Monday, October 19, 2009

H1N1 Virus in Minnesota Pig: It Could Be Worse

update (October 19, 2009)
You'll find a few personal experiences relating to H1N1 in a discussion thread I started today:
"H1N1 virus confirmed in Minnesota pig"
CNN (October 19, 2009)

"The H1N1 virus has been confirmed in a sample taken from a pig that was displayed at the Minnesota State Fair, the first time the virus has been found in a U.S. pig, the U.S. Department of Agriculture said Monday.

" 'We have fully engaged our trading partners to remind them that several international organizations, including the World Organization for Animal Health, have advised that there is no scientific basis to restrict trade in pork and pork products,' Agriculture Secretary Tom Vilsack said in the statement. 'People cannot get this flu from eating pork or pork products. Pork is safe to eat.'

"The announcement came three days after health officials announced that three pigs that were displayed during the fair had tested positive in a preliminary test for the H1N1 flu virus. Final results on the other two pigs have not been announced.The Department of Agriculture quickly issued a statement saying the food supply is safe...."

I'm not entirely convinced about that "People cannot get this flu from eating pork or pork products." My guess is that Mr. Vilsack is assuming that people cook, boil or grill pork before eating it. Still, short of mind-bogglingly daft eating habits: I'll agree that pork from American producers is almost certainly safe to eat.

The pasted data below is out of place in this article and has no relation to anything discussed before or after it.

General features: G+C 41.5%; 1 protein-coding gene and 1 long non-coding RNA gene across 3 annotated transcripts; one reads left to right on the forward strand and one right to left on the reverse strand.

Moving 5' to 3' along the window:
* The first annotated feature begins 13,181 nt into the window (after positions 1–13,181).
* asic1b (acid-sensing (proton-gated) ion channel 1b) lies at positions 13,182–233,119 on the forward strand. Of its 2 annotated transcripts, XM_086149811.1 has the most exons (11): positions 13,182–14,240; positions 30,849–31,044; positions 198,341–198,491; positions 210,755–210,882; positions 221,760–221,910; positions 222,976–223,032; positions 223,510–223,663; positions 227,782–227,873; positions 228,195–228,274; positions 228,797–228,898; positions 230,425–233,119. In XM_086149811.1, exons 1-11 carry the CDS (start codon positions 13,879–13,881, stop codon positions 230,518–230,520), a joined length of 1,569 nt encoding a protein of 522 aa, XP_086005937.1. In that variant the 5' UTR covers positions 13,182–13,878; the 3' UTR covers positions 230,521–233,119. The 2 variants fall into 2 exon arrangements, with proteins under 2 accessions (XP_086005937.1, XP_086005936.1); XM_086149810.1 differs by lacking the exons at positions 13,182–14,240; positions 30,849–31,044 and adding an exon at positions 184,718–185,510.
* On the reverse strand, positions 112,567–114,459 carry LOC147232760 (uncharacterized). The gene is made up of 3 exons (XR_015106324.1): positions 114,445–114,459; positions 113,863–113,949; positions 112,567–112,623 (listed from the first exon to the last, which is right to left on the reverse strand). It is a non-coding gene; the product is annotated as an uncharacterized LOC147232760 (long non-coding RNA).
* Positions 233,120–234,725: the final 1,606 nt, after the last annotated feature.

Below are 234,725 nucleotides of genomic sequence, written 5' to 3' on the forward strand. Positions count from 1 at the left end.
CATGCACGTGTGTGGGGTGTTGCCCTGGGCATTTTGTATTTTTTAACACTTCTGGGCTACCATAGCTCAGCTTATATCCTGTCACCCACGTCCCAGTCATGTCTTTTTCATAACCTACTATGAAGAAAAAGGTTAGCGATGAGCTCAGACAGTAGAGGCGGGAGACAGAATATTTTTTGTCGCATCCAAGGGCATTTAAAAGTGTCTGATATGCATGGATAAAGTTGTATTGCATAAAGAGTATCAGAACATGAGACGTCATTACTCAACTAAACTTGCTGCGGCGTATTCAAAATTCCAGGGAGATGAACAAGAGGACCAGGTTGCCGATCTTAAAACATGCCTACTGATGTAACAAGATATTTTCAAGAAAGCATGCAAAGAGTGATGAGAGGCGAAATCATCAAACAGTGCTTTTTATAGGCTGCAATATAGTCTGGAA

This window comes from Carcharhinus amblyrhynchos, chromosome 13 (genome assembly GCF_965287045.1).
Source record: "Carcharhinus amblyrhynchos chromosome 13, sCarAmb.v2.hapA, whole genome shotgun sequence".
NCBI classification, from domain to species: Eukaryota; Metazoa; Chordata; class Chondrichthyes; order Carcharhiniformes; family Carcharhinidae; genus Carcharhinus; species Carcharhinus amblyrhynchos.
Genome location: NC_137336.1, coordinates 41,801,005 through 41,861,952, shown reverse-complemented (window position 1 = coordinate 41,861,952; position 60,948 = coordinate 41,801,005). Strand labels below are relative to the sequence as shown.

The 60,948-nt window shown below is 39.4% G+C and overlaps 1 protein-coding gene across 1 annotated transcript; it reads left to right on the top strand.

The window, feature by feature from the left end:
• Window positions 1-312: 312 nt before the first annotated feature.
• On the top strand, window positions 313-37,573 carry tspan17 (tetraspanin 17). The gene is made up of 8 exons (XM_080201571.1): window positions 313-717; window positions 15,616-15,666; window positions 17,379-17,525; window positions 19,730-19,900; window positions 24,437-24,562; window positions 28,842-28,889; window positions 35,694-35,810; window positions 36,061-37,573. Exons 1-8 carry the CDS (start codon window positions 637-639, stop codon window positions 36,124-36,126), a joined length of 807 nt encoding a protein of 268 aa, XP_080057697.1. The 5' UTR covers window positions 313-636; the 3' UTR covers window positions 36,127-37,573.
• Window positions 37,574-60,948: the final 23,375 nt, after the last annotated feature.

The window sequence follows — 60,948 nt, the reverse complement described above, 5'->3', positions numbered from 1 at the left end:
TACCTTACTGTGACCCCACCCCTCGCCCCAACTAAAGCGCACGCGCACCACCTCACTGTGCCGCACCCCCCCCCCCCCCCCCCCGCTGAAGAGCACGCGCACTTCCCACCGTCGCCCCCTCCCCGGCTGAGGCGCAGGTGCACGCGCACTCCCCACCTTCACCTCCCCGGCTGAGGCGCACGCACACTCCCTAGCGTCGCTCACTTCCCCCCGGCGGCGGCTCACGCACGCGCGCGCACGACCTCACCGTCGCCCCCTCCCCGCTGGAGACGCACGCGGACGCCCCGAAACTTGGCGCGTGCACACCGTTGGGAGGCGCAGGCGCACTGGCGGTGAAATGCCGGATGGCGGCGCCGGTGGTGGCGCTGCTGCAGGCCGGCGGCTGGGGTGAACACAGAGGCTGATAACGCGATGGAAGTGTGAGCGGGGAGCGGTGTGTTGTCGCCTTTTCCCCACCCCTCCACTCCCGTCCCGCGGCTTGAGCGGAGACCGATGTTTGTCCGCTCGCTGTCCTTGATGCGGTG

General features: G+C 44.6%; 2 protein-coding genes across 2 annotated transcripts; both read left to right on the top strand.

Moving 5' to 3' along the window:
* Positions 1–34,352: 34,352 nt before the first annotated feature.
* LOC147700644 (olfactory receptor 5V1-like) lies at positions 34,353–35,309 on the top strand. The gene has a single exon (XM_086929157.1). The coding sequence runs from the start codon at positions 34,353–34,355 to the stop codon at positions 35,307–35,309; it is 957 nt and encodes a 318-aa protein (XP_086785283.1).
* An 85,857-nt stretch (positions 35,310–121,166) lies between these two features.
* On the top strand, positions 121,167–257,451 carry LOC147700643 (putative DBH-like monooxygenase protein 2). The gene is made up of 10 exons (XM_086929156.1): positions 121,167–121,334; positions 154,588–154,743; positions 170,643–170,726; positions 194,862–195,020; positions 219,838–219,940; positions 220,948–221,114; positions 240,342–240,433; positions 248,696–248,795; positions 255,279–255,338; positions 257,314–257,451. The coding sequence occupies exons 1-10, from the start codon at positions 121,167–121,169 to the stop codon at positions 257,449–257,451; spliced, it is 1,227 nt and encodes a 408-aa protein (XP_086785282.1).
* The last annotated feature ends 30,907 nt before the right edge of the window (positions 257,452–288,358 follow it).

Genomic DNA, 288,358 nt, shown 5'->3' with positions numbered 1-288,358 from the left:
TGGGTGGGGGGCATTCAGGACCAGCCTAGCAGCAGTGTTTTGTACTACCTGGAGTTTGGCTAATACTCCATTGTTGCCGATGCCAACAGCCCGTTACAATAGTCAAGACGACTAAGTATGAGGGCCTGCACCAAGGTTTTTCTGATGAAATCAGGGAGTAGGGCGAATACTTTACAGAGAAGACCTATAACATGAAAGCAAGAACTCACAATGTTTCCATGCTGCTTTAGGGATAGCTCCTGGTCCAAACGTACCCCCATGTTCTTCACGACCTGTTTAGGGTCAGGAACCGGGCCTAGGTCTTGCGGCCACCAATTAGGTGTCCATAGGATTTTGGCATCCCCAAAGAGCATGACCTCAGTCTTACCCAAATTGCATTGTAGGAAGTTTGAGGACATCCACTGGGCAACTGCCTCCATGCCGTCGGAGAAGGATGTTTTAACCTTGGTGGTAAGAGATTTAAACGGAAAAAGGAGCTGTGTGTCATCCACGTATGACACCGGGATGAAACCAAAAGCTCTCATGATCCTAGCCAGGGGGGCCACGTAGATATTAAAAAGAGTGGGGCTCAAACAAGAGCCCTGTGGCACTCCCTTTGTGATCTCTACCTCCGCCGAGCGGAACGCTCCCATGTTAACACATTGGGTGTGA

I'll grant that I've got a personal stake in this matter. I live in a small town in central Minnesota, and hog farming is a major part of the regional economy.

My assumption of the safety of American pork isn't due to a sort of 'my neighbors can do no wrong' attitude, though. I've talked with people in that business, and related agribusiness specialties. There's a mess of procedures they've got to follow, to ensure that the pigs are healthy and whole when they leave the farm.

But, like any system that involves human beings, bad things will happen now and again. Remember the perturbing case of the poisoned peanuts? (February 26, 2009) Or the sickening case of the bacteria-laden hand sanitizers? (August 4, 2009)

List of posts relating to Swine flu 2009; and list of background resources:


Brigid said...

"Mind-boggling daft" sanitary habits, too. Like not washing after handling the raw meat. But if one observes common sense it shouldn't be a problem.

Brian, aka Nanoc, aka Norski said...



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